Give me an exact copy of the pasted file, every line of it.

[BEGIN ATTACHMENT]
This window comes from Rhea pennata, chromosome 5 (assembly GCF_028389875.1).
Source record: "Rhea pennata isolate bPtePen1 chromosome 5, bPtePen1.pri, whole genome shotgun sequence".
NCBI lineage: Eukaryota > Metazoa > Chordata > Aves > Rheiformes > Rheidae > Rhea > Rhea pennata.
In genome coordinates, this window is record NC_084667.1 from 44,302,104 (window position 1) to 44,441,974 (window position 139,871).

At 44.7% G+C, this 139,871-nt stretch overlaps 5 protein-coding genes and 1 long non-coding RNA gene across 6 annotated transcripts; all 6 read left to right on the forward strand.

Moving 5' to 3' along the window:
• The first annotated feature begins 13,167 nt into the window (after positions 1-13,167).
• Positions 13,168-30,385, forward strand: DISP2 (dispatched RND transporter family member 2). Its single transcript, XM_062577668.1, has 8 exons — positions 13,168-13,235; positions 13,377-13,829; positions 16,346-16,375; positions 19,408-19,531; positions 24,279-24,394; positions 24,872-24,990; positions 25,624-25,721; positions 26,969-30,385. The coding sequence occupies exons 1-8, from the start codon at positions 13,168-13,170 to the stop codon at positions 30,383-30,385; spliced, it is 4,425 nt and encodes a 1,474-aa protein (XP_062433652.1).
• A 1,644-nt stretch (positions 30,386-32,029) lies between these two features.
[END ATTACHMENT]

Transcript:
This window comes from Rhea pennata, chromosome 5 (assembly GCF_028389875.1).
Source record: "Rhea pennata isolate bPtePen1 chromosome 5, bPtePen1.pri, whole genome shotgun sequence".
NCBI lineage: Eukaryota > Metazoa > Chordata > Aves > Rheiformes > Rheidae > Rhea > Rhea pennata.
In genome coordinates, this window is record NC_084667.1 from 44,302,104 (window position 1) to 44,441,974 (window position 139,871).

At 44.7% G+C, this 139,871-nt stretch overlaps 5 protein-coding genes and 1 long non-coding RNA gene across 6 annotated transcripts; all 6 read left to right on the forward strand.

Moving 5' to 3' along the window:
• The first annotated feature begins 13,167 nt into the window (after positions 1-13,167).
• Positions 13,168-30,385, forward strand: DISP2 (dispatched RND transporter family member 2). Its single transcript, XM_062577668.1, has 8 exons — positions 13,168-13,235; positions 13,377-13,829; positions 16,346-16,375; positions 19,408-19,531; positions 24,279-24,394; positions 24,872-24,990; positions 25,624-25,721; positions 26,969-30,385. The coding sequence occupies exons 1-8, from the start codon at positions 13,168-13,170 to the stop codon at positions 30,383-30,385; spliced, it is 4,425 nt and encodes a 1,474-aa protein (XP_062433652.1).
• A 1,644-nt stretch (positions 30,386-32,029) lies between these two features.